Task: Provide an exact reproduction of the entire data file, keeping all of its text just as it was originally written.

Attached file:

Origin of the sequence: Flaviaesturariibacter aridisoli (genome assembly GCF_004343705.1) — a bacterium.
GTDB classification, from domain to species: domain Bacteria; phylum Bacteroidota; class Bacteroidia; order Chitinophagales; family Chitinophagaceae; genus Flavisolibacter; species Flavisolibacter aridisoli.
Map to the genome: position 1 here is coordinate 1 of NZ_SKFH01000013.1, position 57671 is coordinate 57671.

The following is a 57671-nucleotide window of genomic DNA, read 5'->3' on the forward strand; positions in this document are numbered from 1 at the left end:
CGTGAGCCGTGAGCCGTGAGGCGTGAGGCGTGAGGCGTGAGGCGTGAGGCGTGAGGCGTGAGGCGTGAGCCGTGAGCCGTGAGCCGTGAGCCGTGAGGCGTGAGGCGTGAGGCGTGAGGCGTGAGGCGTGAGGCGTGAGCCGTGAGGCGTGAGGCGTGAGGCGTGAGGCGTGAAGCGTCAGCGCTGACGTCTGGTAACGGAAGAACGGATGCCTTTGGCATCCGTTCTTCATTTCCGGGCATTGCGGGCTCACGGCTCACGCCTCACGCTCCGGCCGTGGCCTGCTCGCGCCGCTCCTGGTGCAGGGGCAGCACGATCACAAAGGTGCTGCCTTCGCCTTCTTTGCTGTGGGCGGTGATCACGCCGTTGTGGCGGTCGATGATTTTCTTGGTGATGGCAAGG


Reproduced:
Origin of the sequence: Flaviaesturariibacter aridisoli (genome assembly GCF_004343705.1) — a bacterium.
GTDB classification, from domain to species: domain Bacteria; phylum Bacteroidota; class Bacteroidia; order Chitinophagales; family Chitinophagaceae; genus Flavisolibacter; species Flavisolibacter aridisoli.
Map to the genome: position 1 here is coordinate 1 of NZ_SKFH01000013.1, position 57671 is coordinate 57671.

The following is a 57671-nucleotide window of genomic DNA, read 5'->3' on the forward strand; positions in this document are numbered from 1 at the left end:
CGTGAGCCGTGAGCCGTGAGGCGTGAGGCGTGAGGCGTGAGGCGTGAGGCGTGAGGCGTGAGGCGTGAGCCGTGAGCCGTGAGCCGTGAGCCGTGAGGCGTGAGGCGTGAGGCGTGAGGCGTGAGGCGTGAGGCGTGAGCCGTGAGGCGTGAGGCGTGAGGCGTGAGGCGTGAAGCGTCAGCGCTGACGTCTGGTAACGGAAGAACGGATGCCTTTGGCATCCGTTCTTCATTTCCGGGCATTGCGGGCTCACGGCTCACGCCTCACGCTCCGGCCGTGGCCTGCTCGCGCCGCTCCTGGTGCAGGGGCAGCACGATCACAAAGGTGCTGCCTTCGCCTTCTTTGCTGTGGGCGGTGATCACGCCGTTGTGGCGGTCGATGATTTTCTTGGTGATGGCAAGG